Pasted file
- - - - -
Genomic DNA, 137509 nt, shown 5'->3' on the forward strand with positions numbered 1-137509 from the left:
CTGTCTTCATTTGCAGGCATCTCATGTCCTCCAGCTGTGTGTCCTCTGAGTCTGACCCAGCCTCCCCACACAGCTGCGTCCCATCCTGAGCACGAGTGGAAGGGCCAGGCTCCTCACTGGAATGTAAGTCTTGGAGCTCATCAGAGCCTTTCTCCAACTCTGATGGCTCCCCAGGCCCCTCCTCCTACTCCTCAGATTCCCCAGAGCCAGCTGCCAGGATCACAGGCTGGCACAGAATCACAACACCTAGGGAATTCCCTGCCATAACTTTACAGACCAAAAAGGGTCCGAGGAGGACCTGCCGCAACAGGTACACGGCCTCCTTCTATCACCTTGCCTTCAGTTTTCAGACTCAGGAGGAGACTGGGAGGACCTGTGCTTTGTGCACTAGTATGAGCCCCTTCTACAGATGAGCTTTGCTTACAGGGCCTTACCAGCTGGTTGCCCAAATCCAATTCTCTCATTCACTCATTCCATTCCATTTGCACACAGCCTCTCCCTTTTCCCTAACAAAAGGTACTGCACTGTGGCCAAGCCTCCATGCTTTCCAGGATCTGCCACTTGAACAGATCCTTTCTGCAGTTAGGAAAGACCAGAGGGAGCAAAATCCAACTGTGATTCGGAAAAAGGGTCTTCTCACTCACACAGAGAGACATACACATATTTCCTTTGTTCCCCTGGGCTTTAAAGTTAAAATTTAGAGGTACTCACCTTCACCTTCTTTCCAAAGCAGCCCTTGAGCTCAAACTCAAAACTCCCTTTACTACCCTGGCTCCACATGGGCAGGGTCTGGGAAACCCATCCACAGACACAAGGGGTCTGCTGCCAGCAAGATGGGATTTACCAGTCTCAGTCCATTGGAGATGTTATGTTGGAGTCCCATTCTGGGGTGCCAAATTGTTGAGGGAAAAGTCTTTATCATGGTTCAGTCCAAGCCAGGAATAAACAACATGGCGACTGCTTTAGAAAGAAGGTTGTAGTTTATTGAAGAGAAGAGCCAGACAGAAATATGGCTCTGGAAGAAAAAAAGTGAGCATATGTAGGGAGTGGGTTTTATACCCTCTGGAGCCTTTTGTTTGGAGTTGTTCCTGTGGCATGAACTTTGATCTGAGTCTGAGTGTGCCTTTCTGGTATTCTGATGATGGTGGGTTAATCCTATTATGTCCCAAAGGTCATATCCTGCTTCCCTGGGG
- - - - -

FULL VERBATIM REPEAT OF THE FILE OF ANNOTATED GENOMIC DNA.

Genomic DNA, 137509 nt, shown 5'->3' on the forward strand with positions numbered 1-137509 from the left:
CTGTCTTCATTTGCAGGCATCTCATGTCCTCCAGCTGTGTGTCCTCTGAGTCTGACCCAGCCTCCCCACACAGCTGCGTCCCATCCTGAGCACGAGTGGAAGGGCCAGGCTCCTCACTGGAATGTAAGTCTTGGAGCTCATCAGAGCCTTTCTCCAACTCTGATGGCTCCCCAGGCCCCTCCTCCTACTCCTCAGATTCCCCAGAGCCAGCTGCCAGGATCACAGGCTGGCACAGAATCACAACACCTAGGGAATTCCCTGCCATAACTTTACAGACCAAAAAGGGTCCGAGGAGGACCTGCCGCAACAGGTACACGGCCTCCTTCTATCACCTTGCCTTCAGTTTTCAGACTCAGGAGGAGACTGGGAGGACCTGTGCTTTGTGCACTAGTATGAGCCCCTTCTACAGATGAGCTTTGCTTACAGGGCCTTACCAGCTGGTTGCCCAAATCCAATTCTCTCATTCACTCATTCCATTCCATTTGCACACAGCCTCTCCCTTTTCCCTAACAAAAGGTACTGCACTGTGGCCAAGCCTCCATGCTTTCCAGGATCTGCCACTTGAACAGATCCTTTCTGCAGTTAGGAAAGACCAGAGGGAGCAAAATCCAACTGTGATTCGGAAAAAGGGTCTTCTCACTCACACAGAGAGACATACACATATTTCCTTTGTTCCCCTGGGCTTTAAAGTTAAAATTTAGAGGTACTCACCTTCACCTTCTTTCCAAAGCAGCCCTTGAGCTCAAACTCAAAACTCCCTTTACTACCCTGGCTCCACATGGGCAGGGTCTGGGAAACCCATCCACAGACACAAGGGGTCTGCTGCCAGCAAGATGGGATTTACCAGTCTCAGTCCATTGGAGATGTTATGTTGGAGTCCCATTCTGGGGTGCCAAATTGTTGAGGGAAAAGTCTTTATCATGGTTCAGTCCAAGCCAGGAATAAACAACATGGCGACTGCTTTAGAAAGAAGGTTGTAGTTTATTGAAGAGAAGAGCCAGACAGAAATATGGCTCTGGAAGAAAAAAAGTGAGCATATGTAGGGAGTGGGTTTTATACCCTCTGGAGCCTTTTGTTTGGAGTTGTTCCTGTGGCATGAACTTTGATCTGAGTCTGAGTGTGCCTTTCTGGTATTCTGATGATGGTGGGTTAATCCTATTATGTCCCAAAGGTCATATCCTGCTTCCCTGGGG